In a typical urban farm, there are dozens of different components that must work together to produce a functioning whole. These include the deliberate work of the farmer: vegetable gardens, fruit trees, chickens, rain barrels, solar panels, and compost. They also include more subtle interactions with the environment, called ecosystem services: rain, clean air, sunlight, decomposition, soil fertility, temperature regulation, and natural biomass production.

It is a principal job of the urban farmer to integrate all of these components, and many that I haven’t even thought to mention, into a functioning, productive, and sustainable whole – to “solve for a pattern”, to put it blatantly. Each component generally has inputs and outputs – materials, energy, and knowledge involved at both ends of its life. Normally, a process is done for the primary purpose of one of its outputs, as in chicken-keeping for eggs, vegetable gardening for produce, solar panels for energy. But by integrating these components, by using your knowledge to tie the many systems together into an interwoven whole, all outputs, including what we traditionally call “garbage”, can become inputs to other components. By doing this, the urban farmer can reduce costs, by eliminating the need for expensive inputs like fertilizer and energy and drastically increase sustainability, both of the economic flavor, by constructing a resilient system that isn’t apt to fail, and the environmental flavor, by reducing environmentally-destructive production that our modern economy creates in order to keep us alive.

Let’s look at an example that outlines this approach well in a typical urban farm, one that has caught some media attention in the past few years – let’s (theoretically) raise chickens. A typical flock of chickens requires inputs including water, grain-based feed, access to grass for roughage and bugs, and straw for bedding. The flock will produce outputs of eggs, nitrogen-rich manure, and, as agricultural services, pest control and soil aeration. Let’s say you grow some grain to feed to the flock, and give them access to your yard for pasture. From the get-go, the act of feeding themselves on pasture acts as natural and very effective pest control and lawn-fertilization and aeration. In growing grains, you provide not only feed, but also straw for their bedding. They can also be fed kitchen scraps and yard wastes, and their manure is composted to fertilize the soil so that it can continue to produce abundantly. So not only does the flock provide its primary output, eggs, but also produces manure and agricultural services (fertility and pest control), while most of its inputs can come directly from the garden. This, my friends, is a perfect example of solving for a simple but effective pattern.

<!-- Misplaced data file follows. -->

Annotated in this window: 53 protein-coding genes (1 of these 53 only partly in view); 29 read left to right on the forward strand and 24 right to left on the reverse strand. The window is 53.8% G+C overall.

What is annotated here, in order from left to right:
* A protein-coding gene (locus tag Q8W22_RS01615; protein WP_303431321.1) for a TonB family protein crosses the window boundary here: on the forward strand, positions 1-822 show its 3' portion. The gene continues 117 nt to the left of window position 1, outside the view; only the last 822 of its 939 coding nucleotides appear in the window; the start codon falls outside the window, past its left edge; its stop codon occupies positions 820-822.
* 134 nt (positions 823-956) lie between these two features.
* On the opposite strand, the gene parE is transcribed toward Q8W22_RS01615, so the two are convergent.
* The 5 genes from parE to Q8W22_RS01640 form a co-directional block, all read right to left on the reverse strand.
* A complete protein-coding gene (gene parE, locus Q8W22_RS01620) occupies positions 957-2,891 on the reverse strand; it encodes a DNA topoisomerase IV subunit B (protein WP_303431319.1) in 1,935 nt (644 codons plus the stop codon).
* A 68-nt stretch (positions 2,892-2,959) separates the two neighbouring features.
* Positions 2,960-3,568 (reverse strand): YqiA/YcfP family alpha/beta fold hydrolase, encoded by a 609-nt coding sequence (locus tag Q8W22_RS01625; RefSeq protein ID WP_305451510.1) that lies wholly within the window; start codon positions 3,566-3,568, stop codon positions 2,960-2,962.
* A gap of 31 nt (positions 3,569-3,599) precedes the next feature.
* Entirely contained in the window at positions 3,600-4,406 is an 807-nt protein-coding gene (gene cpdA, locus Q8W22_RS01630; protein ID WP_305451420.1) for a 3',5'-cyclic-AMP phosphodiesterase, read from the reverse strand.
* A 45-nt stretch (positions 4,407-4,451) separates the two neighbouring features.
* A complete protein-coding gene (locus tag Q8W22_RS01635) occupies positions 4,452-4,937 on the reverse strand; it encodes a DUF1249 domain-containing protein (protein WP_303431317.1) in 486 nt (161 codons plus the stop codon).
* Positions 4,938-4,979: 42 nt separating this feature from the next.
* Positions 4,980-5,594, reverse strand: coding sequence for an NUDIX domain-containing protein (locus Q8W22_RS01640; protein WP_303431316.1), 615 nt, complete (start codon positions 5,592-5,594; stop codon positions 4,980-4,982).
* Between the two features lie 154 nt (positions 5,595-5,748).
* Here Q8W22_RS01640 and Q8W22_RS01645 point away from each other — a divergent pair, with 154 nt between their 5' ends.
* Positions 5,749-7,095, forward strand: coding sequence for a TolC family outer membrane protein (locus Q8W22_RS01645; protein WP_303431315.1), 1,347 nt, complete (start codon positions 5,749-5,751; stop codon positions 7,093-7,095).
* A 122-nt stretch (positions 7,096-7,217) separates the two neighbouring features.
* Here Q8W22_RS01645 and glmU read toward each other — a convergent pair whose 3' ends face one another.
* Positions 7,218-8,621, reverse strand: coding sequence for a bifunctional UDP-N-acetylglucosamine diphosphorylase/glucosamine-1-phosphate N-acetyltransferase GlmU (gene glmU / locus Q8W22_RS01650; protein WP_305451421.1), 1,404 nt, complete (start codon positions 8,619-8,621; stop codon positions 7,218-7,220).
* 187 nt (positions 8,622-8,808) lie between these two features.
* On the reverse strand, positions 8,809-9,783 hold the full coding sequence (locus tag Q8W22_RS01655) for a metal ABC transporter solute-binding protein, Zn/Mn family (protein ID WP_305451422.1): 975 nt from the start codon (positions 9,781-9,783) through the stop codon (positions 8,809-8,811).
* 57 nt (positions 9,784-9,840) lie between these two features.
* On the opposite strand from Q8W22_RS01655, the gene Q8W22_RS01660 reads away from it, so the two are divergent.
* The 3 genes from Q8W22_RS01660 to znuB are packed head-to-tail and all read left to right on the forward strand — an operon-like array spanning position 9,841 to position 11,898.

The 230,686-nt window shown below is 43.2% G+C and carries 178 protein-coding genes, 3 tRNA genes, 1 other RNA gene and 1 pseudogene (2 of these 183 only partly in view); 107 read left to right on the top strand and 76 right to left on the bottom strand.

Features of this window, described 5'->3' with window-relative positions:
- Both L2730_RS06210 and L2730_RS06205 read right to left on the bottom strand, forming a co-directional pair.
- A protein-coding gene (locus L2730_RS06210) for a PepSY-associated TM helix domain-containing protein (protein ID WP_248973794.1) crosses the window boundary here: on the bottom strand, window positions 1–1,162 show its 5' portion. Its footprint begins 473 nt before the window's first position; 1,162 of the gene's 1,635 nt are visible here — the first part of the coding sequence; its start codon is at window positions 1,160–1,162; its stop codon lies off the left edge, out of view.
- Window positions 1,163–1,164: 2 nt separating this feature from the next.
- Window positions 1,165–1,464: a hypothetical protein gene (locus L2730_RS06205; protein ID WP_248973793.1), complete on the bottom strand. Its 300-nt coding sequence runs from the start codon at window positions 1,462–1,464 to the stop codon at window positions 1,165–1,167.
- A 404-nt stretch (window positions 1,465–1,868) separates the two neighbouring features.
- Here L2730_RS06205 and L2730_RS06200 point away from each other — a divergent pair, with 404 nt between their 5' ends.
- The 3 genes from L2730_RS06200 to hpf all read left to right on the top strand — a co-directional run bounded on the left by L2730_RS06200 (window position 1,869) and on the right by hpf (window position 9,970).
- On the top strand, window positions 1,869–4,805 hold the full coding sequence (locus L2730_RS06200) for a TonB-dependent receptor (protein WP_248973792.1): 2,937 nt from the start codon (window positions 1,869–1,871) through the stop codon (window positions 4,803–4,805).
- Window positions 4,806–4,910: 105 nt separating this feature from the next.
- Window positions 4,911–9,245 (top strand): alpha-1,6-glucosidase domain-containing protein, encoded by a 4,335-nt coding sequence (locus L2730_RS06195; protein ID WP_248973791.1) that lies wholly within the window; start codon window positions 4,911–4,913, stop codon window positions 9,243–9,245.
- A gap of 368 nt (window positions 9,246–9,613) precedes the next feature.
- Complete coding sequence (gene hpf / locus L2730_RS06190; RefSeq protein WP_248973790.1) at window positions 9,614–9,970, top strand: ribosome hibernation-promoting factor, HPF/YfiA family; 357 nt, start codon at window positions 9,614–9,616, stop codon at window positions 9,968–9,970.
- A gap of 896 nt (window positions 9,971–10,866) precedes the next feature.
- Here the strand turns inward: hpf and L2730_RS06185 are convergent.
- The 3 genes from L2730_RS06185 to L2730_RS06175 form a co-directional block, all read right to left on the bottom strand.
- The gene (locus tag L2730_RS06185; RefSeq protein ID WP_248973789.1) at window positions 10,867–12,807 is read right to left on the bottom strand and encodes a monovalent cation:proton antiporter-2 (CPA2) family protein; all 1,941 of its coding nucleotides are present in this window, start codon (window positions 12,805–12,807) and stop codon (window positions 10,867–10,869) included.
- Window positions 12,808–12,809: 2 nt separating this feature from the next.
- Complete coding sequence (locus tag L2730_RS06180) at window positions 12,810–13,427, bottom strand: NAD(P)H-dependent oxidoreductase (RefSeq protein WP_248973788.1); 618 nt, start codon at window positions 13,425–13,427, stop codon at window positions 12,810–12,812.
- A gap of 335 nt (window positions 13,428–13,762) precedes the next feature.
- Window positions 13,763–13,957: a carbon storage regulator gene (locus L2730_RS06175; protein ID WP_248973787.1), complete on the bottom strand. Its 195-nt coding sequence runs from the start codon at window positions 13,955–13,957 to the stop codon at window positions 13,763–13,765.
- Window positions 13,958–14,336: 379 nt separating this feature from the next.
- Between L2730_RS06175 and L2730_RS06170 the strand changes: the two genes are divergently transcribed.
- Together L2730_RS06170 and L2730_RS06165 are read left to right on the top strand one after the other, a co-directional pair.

This type of approach can and should be extended to whichever components of the urban farm it can, with the goal of integrating the whole system to require few, if any, external inputs, and which produces no waste, but only primary products (eggs, vegetables and fruit, energy, soil fertility) as its outputs. This relies on thinking not in terms of linear production, like is common in modern industry and (regrettably) agriculture, but rather in terms of nutrient and energy cycles, where our urban farms are integrated not only amongst themselves, but as parts of the larger ecosystem in order to provide for environmental sustainability and resiliency. But this principle, thinking in cycles and loops, is not limited only to urban agriculture, and brings us back to our original purpose.